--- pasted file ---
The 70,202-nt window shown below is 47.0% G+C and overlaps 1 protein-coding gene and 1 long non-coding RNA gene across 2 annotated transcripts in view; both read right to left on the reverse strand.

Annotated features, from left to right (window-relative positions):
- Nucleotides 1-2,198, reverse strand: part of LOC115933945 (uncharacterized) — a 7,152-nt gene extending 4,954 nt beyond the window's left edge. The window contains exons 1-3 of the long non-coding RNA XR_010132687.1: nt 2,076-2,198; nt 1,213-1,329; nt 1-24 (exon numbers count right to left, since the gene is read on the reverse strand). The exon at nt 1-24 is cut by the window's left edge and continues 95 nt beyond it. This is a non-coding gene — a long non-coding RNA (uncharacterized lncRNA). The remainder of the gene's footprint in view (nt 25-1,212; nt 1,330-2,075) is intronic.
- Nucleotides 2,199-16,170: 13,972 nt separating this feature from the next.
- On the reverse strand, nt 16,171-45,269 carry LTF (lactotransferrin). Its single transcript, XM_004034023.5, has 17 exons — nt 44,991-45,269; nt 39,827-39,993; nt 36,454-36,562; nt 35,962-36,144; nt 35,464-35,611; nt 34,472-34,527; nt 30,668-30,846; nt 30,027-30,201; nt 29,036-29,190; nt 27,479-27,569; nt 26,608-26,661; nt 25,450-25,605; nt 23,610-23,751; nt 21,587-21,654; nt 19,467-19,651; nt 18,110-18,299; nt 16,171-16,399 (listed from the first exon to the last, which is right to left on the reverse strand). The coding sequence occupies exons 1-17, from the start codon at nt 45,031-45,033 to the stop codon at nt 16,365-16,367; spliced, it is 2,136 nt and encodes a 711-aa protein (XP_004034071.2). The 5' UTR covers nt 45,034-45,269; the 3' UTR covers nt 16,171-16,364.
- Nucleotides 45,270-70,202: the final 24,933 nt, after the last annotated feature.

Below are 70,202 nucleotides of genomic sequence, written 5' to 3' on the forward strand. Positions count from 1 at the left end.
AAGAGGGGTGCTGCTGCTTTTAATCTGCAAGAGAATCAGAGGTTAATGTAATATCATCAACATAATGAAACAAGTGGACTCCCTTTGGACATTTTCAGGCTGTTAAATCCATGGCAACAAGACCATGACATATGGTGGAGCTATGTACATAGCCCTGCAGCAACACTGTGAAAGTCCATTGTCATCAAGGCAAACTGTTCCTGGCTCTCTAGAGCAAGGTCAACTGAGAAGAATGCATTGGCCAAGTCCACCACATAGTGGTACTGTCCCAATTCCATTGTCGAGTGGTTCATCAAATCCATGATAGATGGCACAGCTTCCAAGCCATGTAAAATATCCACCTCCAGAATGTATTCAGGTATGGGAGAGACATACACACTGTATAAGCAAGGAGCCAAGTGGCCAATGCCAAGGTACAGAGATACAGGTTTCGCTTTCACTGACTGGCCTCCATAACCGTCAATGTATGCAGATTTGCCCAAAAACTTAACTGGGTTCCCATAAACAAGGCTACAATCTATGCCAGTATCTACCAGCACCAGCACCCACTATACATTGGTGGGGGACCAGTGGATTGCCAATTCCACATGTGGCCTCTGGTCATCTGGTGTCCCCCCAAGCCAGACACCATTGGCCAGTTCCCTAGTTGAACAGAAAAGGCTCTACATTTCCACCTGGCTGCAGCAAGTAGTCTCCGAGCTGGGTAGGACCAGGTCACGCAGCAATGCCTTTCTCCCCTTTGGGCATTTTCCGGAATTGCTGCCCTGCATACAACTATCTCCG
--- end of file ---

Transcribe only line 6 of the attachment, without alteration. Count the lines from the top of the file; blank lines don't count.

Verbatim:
- Nucleotides 45,270-70,202: the final 24,933 nt, after the last annotated feature.